- Pascual Sisto
- Charlie Shotwell, Michael C. Hall, Jennifer Ehle, Taissa Farmiga
- 98 min.
- Release Date
“When do you become an adult?” asks the 13-year-old John (Charlie Shotwell) of his mother. Her response, apparently, doesn’t satisfy him. So John intends to find out for himself. He drugs his yuppie parents, Anna and Brad (Jennifer Ehle, Michael C. Hall), along with his kindly sister Laurie (Taissa Farmiga), and somehow carts them in a wheelbarrow and lowers them into a nearby concrete hole—part of an unfinished bunker in the woods by their house. He leaves them down there for days, making wordless visits to deliver food and clothing, ignoring their pleas for help. Director Pascual Sisto’s debut feature, John and the Hole, delves into a coming-of-age nightmare in decidedly symbolic terms. John, a remote and inexpressive boy whose issues with empathy suggest a personality disorder, stumbles upon the hole in the woods. It seems like a perfect place to put his family since they already exist at a remove. So he drops them into the abyss, reversing their roles by placing them into his position of feeling powerless. John’s behavior cannot help but recall the Zellner brothers’ disturbing Kid Thing (2012), about a juvenile delinquent tomboy who finds a woman trapped in a hole and resolves to keep her there.
Shotwell portrays a fascinating monster. Having appeared in 2021’s The Nest and Captain Fantastic (2016), he’s an accomplished young actor, capable of subduing his expressions to create a stone-faced cipher with John. Sisto’s calibration of every performer is impressive, though he leaves the trapped family with few gradations. They behave like the families in Yorgos Lanthimos’ Dogtooth (2009) or The Killing of a Sacred Deer (2017). They’re affected and somewhat stilted, implying that their dynamic might have a more significant representative meaning, if not an intentionally inscrutable quality that suggests the film’s didacticism. The film’s mise-en-scène hints at this as well. Filmed in a boxy aspect ratio (a technique adopted by many arthouse filmmakers these days), John and the Hole creates a sense of claustrophobia, mirroring the perspective of John’s family from down in the hole. The narrowed frame also represents John’s borderline tunnel vision, as though he’s trying to understand the world before him. At one point, John tells his tennis coach, “I want to be who I am.” But John is still trying to figure out what that means.
John behaves like the distant cousin of the little girl from Michael Haneke’s Happy End (2017), who poisons her hamster, then her mother, and then wheels her suicidal grandpa into the sea. He also recalls shades of the manipulative teen in Lynne Ramsay’s We Need to Talk About Kevin (2011), with a dash of Tom Ripley when he eerily mimics his family’s voicemail messages. In other words, John might be a psychopath. Then again, he might be the product of a coddled upbringing in a privileged, upper-middle-class bubble. His parents shield him from reality, such as describing the bunker, clearly meant as a bomb shelter, as a place to “hide from a big storm.” They don’t want John exposed to concepts like a nuclear apocalypse; however, there might be a negative consequence to protecting him from all forms of negativity. Bored adolescent boys have a knack for finding trouble, no matter how well their parents protect them. With his family trapped in the hole, John invites over his friend Peter (Ben O’Brien), and they eat junk food, zone out to video games, spit in the house, and test the limits of drowning each other. Boys will be boys.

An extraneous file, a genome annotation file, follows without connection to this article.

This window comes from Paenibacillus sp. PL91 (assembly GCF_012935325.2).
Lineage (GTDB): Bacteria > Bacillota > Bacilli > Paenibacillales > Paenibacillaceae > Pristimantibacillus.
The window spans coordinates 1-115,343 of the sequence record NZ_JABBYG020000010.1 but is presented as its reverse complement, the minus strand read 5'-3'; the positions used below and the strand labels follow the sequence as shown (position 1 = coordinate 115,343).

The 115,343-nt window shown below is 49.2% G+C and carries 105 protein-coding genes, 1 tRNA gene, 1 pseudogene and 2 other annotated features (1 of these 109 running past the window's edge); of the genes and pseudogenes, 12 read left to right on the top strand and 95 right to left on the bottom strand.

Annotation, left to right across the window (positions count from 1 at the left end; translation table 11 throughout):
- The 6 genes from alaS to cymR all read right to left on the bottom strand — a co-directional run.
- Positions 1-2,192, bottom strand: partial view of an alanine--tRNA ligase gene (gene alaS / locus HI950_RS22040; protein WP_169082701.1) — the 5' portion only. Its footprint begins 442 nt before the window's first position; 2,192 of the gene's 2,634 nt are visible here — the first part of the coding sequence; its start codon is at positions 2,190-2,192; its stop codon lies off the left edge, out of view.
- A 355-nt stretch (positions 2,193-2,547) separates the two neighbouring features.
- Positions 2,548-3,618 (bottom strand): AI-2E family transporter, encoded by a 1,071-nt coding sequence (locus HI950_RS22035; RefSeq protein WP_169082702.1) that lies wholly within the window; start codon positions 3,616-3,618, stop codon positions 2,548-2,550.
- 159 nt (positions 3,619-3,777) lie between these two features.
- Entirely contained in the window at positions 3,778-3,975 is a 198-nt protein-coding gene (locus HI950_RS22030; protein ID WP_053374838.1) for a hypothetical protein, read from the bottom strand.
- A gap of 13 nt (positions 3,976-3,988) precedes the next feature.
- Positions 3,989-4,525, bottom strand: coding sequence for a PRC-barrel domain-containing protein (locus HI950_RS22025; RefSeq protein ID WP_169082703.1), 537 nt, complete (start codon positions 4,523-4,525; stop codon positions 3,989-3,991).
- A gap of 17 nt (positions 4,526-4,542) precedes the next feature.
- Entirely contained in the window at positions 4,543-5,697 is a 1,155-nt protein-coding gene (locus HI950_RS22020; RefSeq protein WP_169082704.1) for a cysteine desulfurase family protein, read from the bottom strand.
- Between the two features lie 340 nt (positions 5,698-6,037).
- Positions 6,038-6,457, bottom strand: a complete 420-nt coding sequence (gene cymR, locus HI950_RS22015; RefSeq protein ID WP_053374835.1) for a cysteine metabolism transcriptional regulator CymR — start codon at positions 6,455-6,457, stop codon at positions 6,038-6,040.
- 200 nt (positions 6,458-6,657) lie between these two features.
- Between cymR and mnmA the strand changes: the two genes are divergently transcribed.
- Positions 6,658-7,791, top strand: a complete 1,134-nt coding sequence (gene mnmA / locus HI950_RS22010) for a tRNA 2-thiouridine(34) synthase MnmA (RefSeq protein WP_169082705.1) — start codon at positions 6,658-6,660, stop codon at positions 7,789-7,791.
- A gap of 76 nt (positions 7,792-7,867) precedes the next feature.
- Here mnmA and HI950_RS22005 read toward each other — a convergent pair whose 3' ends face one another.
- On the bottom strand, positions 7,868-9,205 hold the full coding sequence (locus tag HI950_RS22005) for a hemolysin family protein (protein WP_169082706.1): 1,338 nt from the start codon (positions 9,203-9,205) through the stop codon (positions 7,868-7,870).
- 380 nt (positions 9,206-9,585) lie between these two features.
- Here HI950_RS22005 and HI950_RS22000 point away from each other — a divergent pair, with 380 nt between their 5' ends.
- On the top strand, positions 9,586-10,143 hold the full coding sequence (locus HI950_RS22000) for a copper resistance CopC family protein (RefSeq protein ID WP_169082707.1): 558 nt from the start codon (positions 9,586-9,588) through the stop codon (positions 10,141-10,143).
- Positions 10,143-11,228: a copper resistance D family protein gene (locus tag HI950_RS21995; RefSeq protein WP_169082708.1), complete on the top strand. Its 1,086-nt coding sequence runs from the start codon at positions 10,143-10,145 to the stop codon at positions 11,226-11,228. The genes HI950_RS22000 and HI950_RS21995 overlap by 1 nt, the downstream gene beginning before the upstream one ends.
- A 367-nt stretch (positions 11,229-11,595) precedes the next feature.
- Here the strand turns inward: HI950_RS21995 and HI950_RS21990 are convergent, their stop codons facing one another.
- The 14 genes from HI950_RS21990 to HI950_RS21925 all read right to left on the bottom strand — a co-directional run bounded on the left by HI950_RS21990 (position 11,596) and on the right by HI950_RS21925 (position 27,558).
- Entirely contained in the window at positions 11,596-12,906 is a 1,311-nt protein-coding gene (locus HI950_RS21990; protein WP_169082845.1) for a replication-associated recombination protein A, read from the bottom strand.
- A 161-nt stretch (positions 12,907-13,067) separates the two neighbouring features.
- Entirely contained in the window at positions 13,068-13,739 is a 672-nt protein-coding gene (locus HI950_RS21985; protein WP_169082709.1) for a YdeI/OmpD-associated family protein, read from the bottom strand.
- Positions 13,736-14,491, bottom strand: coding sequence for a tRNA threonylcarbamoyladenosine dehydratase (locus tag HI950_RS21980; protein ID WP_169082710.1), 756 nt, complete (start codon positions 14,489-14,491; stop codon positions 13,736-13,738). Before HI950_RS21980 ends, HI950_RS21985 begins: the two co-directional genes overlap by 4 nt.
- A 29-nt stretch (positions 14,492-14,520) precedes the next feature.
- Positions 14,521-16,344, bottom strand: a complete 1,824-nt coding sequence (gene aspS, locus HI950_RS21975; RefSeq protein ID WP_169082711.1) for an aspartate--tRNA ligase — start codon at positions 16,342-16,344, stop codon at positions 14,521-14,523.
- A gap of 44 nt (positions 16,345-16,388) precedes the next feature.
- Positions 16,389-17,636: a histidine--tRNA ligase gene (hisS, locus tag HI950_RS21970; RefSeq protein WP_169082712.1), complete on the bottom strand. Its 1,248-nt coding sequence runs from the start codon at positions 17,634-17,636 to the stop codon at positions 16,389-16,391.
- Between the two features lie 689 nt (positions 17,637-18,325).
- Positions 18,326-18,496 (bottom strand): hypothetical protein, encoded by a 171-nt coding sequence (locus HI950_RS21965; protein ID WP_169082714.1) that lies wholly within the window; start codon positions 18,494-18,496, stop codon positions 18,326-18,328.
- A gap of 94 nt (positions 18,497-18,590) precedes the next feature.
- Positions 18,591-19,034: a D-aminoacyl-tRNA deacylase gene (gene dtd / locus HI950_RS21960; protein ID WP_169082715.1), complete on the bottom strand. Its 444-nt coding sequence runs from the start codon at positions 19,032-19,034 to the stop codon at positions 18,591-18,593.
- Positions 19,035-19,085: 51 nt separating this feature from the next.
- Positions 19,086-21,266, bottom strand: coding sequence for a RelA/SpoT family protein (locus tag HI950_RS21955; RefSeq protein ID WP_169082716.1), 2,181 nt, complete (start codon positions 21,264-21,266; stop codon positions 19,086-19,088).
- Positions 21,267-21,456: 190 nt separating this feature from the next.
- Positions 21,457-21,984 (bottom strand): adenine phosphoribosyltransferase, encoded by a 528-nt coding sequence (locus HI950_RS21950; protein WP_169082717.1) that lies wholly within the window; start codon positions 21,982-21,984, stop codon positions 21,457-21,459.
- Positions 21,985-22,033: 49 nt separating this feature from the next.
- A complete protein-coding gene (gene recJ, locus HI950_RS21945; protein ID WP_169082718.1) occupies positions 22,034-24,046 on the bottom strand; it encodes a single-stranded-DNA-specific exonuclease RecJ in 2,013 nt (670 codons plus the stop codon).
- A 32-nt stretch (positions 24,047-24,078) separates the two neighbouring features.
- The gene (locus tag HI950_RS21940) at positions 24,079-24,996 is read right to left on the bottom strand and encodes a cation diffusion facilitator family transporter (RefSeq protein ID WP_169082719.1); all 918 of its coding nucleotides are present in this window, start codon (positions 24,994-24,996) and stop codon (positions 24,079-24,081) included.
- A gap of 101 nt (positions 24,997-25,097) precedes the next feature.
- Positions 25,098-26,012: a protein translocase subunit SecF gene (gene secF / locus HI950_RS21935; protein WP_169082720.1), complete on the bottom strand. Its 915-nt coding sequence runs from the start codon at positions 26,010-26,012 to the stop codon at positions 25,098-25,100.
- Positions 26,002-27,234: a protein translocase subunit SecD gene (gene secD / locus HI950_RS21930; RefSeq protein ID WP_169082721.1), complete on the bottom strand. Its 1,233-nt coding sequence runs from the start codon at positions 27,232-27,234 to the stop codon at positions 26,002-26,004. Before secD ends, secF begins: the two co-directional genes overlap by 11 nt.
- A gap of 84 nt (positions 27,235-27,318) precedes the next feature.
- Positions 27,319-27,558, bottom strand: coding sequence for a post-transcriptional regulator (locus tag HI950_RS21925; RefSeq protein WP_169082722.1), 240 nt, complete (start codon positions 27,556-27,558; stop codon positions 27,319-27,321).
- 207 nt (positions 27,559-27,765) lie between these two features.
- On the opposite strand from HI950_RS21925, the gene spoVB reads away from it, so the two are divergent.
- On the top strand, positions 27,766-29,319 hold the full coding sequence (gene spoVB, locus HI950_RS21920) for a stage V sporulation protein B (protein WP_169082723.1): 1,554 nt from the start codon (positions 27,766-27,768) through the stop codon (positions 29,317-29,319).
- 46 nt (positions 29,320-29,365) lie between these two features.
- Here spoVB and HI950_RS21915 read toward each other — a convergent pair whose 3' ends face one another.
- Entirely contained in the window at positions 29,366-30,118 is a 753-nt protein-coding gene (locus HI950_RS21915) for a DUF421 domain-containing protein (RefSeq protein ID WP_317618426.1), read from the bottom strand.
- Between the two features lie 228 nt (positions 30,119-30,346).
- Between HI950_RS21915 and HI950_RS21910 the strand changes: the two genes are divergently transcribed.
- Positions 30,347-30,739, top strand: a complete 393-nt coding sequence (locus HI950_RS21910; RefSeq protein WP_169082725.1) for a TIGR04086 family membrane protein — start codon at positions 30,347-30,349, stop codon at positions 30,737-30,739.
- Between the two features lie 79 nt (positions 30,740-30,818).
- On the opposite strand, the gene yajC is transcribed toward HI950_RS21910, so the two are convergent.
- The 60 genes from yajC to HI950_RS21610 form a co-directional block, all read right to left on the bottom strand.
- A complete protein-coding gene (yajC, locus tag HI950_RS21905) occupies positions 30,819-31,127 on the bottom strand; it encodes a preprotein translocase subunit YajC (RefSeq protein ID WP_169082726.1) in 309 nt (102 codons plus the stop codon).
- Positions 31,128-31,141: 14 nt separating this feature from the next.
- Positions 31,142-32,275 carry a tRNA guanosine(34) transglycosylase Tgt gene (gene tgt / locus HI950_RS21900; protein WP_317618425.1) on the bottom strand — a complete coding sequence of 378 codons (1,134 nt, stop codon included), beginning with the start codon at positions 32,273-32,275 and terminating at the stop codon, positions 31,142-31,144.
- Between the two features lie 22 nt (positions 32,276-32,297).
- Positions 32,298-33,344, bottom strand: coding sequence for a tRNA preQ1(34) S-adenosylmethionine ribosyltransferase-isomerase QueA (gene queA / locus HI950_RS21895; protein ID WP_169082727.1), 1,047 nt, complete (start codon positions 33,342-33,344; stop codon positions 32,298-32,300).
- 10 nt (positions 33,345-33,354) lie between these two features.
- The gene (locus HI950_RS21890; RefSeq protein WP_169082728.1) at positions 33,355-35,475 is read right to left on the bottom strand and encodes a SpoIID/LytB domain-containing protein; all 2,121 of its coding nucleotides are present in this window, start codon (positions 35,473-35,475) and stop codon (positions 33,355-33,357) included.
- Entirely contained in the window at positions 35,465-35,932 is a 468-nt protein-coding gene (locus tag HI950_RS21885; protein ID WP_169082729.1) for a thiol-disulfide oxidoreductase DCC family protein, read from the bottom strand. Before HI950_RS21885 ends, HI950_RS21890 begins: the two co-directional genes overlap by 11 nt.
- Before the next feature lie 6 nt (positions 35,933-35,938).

Birdman (2014) screenwriter Nicolás Giacobone, adapting his own short story, also includes three curious scenes: The first appears at the 30-minute mark, about the time the titles first appear onscreen. A 12-year-old girl named Lily (Samantha LeBretton) sits in her room alone, and her mother Gloria (Georgia Lyman) soon joins her. They talk about how the girl’s father has disappeared, and he may not come back, and so Gloria resolves to tell Lily a story called “John and the Hole.” Then the film returns to John and his family, apparently a fiction wrapped in a loose framing device. After another half-hour, we return to Lily and Gloria, having almost forgotten about them. Now the mother is leaving. Now the mother tells Lily she must fend for herself, and there’s enough cash in the house to survive alone for a year. Now Lily will be alone, even though she desperately wants her mother to stay. The film’s last image, too, rests on a cryptic shot of Lily walking through the woods by the bunker, which seems to take place sometime after the events with John. What do we make of these scenes? Few other critics have mentioned them, but Sisto appears to place them at strategic moments in the narrative.
Consider that John and the Hole is a parable about how some children grow up too fast and others never grow up at all. John wants to grow up faster than he’s capable. As a counterpoint, Lily isn’t ready to be thrust into such responsibility. I kept thinking that Lily’s absent father might be Brad and that her father’s sudden disappearance might be because John put Brad in the hole. Does Brad have a second family as part of an elaborate experiment to raise two children in different extremes? Likely not, given the reference to “John and the Hole” in Lily’s scenes. Still, the film functions like a prompt and leaves room for interpretation, albeit not with the same degree of satisfaction as a Lanthimos or Haneke film. It doesn’t work as a thriller about a messed-up kid, and it feels incomplete as a metaphoric exploration of youth, especially given the open-ended conclusion. But Sisto has nonetheless created a fascinating film that one cannot watch passively. What you make of it might depend entirely on your experiences and how you project them onto John.
(Note: This review was originally suggested, commissioned, and posted on Patreon.)